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Cirque du Soleil’s VOLTA electrifies and inspires with a story of breaking free

Real-life street performers take their show on the road with stunts that astonish and inspire crowds of all ages

When I was 10 years old, my parents took me and my brother to see the circus. We never went again, because my dad said, “If you’ve seen one, you’ve seen them all.” That was of course before Cirque du Soleil, the extraordinarily unique circus that amazes beyond comprehension, time and time again. The newest show on tour, VOLTA, is no exception. The show will visit Dodger Stadium in Los Angeles February 18 – March 8, and then Costa Mesa March 18- April 19.

This high-powered BMX spectacular exhibition puts the X Games to shame. Vicariously living adrenaline junkies will not be disappointed in the death-defying triple flips and seemingly impossible stunts that these superhero-like performers execute, apparently effortlessly.

The vivid costumes, which look like the cast rolled in a bath of paint, glitter and feathers, perfectly suit this glam grunge gang of street performers turned circus pros as they dazzle and delight in a high-energy world of color, grit and technology.

Like all Cirque du Soleil shows, this one has a story, acted out in acrobatics, accompanied by a stirring live musical score and evocative, poetic vocals. VOLTA is a tale of transformation, about being true to yourself, fulfilling your potential, and knowing you have the power to make it possible.

The protagonist is Waz, a blue-feathered-haired young man, who longs for social acceptance, which he hopes to gain by becoming a star on the hit TV program, the Mr. Wow Show.

His big chance fizzles when his hat falls off, revealing his unique locks. He slinks off feeling embarrassed and defeated. He fades into life among the Greys, zombie-like city dwellers, faces illuminated by the glare of their cell phones, mindlessly trudging through life, disconnected from each other. Despondent, Waz retreats into himself, finding comfort in childhood memories. Then, Waz encounters the Free Spirits, a gang of life-loving individuals. He is lulled out of his comfort zone by the beautiful Ela, who guides him through his personal journey to finding himself.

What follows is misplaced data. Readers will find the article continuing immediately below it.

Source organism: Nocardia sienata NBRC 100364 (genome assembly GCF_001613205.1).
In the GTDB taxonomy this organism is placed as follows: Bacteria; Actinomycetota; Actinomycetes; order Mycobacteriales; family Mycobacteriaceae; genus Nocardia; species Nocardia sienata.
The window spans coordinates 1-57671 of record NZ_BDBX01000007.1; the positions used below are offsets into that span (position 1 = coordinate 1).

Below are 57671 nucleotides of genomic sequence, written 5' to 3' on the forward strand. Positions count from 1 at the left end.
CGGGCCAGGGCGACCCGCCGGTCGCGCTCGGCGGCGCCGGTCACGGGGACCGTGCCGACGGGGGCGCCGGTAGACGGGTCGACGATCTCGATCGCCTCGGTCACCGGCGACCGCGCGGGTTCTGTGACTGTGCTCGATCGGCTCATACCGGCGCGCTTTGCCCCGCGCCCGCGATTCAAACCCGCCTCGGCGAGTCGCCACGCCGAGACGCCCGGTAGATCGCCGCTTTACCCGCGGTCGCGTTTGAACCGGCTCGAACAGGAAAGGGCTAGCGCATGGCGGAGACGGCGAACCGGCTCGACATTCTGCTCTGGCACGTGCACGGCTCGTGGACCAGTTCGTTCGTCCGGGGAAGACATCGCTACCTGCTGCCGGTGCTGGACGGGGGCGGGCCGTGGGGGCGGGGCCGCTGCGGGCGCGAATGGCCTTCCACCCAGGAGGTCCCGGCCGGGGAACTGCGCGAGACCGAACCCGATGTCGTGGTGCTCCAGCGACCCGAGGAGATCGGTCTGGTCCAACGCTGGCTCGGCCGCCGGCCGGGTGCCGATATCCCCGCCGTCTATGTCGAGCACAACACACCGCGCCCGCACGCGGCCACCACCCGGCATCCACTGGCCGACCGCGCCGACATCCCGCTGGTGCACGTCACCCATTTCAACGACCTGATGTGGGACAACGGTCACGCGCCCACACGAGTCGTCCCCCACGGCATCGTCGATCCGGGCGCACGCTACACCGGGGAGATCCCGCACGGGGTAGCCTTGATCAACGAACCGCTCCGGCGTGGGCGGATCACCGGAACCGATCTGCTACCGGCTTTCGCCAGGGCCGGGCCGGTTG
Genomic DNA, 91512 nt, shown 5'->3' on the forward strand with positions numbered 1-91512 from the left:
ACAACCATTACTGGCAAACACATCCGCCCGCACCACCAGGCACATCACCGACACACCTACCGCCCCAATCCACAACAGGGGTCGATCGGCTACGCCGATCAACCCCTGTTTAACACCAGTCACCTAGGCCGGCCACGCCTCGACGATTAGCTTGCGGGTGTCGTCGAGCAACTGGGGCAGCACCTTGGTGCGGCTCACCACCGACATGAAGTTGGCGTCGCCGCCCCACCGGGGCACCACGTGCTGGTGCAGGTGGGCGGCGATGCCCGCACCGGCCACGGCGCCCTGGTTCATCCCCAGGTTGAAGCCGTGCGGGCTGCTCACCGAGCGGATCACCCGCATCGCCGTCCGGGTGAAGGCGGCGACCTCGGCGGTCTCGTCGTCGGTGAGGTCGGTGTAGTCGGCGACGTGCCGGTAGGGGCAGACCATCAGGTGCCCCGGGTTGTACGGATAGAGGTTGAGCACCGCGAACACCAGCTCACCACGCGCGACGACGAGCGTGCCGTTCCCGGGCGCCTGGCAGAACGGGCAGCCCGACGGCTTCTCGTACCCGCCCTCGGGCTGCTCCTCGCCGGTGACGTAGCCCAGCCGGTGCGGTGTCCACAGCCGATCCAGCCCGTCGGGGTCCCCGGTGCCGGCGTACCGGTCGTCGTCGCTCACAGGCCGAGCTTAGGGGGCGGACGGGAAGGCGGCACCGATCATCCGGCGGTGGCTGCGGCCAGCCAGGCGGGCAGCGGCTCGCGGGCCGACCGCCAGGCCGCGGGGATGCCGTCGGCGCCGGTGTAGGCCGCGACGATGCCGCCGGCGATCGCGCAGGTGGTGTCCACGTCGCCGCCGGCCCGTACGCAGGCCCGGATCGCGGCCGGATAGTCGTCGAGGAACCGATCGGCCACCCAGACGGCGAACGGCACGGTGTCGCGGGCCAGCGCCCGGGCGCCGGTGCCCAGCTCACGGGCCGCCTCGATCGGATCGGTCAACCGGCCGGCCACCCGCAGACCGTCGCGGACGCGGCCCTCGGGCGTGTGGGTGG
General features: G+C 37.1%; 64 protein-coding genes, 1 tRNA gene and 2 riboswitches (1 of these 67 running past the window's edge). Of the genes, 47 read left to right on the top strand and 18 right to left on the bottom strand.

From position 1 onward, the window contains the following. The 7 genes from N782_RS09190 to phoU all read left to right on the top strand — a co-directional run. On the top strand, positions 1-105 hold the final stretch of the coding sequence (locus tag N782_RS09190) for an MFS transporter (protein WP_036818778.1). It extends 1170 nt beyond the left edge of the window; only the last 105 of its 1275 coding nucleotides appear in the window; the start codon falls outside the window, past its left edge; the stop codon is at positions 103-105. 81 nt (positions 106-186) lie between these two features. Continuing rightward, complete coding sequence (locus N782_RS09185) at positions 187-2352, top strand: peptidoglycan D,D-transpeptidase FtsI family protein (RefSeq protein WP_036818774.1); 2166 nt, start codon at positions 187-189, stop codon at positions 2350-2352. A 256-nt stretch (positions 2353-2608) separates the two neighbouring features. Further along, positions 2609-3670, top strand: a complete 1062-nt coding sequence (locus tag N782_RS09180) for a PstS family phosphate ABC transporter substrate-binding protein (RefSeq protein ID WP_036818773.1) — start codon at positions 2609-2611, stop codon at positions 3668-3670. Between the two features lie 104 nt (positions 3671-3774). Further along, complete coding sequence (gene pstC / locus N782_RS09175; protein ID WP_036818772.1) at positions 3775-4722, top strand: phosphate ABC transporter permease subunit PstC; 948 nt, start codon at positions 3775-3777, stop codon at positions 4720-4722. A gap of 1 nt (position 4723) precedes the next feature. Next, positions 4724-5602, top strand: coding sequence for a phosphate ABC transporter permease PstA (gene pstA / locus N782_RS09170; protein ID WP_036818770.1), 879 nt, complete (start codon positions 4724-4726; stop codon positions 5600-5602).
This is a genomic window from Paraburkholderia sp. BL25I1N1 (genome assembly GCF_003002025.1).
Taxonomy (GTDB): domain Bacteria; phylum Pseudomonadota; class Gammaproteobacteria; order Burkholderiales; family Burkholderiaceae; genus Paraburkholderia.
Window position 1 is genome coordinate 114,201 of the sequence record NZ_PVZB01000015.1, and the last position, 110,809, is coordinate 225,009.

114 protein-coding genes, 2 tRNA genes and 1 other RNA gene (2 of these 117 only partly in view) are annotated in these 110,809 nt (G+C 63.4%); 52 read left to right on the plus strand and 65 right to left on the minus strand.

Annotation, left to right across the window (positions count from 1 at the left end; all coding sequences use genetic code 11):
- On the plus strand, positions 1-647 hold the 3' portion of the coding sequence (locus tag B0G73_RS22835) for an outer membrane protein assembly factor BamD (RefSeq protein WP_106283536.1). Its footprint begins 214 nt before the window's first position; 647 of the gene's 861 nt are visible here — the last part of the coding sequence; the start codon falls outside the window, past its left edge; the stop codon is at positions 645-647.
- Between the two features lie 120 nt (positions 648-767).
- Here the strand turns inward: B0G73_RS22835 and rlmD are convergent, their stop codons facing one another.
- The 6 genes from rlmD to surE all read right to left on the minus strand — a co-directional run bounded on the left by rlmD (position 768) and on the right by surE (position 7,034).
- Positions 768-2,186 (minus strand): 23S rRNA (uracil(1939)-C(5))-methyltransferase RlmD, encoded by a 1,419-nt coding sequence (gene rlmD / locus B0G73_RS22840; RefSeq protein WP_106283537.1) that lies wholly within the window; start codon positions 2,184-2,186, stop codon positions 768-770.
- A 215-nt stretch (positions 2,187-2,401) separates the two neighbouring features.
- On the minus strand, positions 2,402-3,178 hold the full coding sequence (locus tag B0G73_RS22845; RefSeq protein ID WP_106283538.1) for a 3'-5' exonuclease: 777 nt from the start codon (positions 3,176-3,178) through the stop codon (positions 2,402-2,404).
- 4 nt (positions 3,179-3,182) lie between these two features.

The story is compelling, but you don’t have to follow the plot to be astonished by the show. If you get a program book, you can follow along with the various acts, such as, Rise & Shine, in which the performers demonstrate that, “a wall is not a barrier but a springboard.”

The set transforms into a giant framework of a wall of windows and compartments where wild and raucous street performers leap from the highest ledges onto a trampoline below, propelling themselves up the side of the structure, yelping and cheering each other on. It’s the kind of energy that makes you want to join them, as they float and sail past each other, in a choreographed yet chaotic bouncing party.

In Urban Jungle, gymnasts herald in Yaz’s awaking to his new self, as they of jump through hoops, diving, flipping and twisting their bodies to fit through tiny hexagonal rings, like a champion run off of Tetris.  

For the kids, there was the crowd pleaser, the showy Mr. Wow, and his alter-ego, who entertained as the bedazzled host of his talent show, wowing the crowds by speaking only one word, “Wow.” He later made an appearance as the clown, who struggled to tame a laundry washing machine that has a life of its own.

Then there was Mirage, which was a cringy one-woman-suspended-by-her-hair act, expressing that one must live life on the edge.  While this was an impressive display, it was not enjoyable for me because all I could do was wonder if she was in pain.

All the acts build to a climax with Momentum, a celebration of spirit, freedom and bravery, demonstrated by real-life BMX street bikers. In this jaw-dropping fast and furious finale, riders invade the stage and fly overhead on a translucent half pipe, crisscrossing, spinning and somersaulting on their bikes in a spirit of brotherhood.

Amazing is an understatement to describe the experience. What is not surprise is that the bikers are genuine street bikers, recruited from city streets. The backstory from the cast is that at first they rejected wearing make-up, costumes and choreography, but as they integrated into the show, the bikers embraced the magic of the circus, and they became one with the Cirque du Soleil family.

The melding of energies and passion in VOLTA is evident. If it were simply a display of extraordinary tricks, it would be satisfying enough. Add to that a heart-felt storyline about the fulfillment of one’s true potential and liberation from the judgment of others, and you have a gripping and inspiring tale for the ages for the whole family.

Photo credit: Matt Beard. Costumes: Zaldy.

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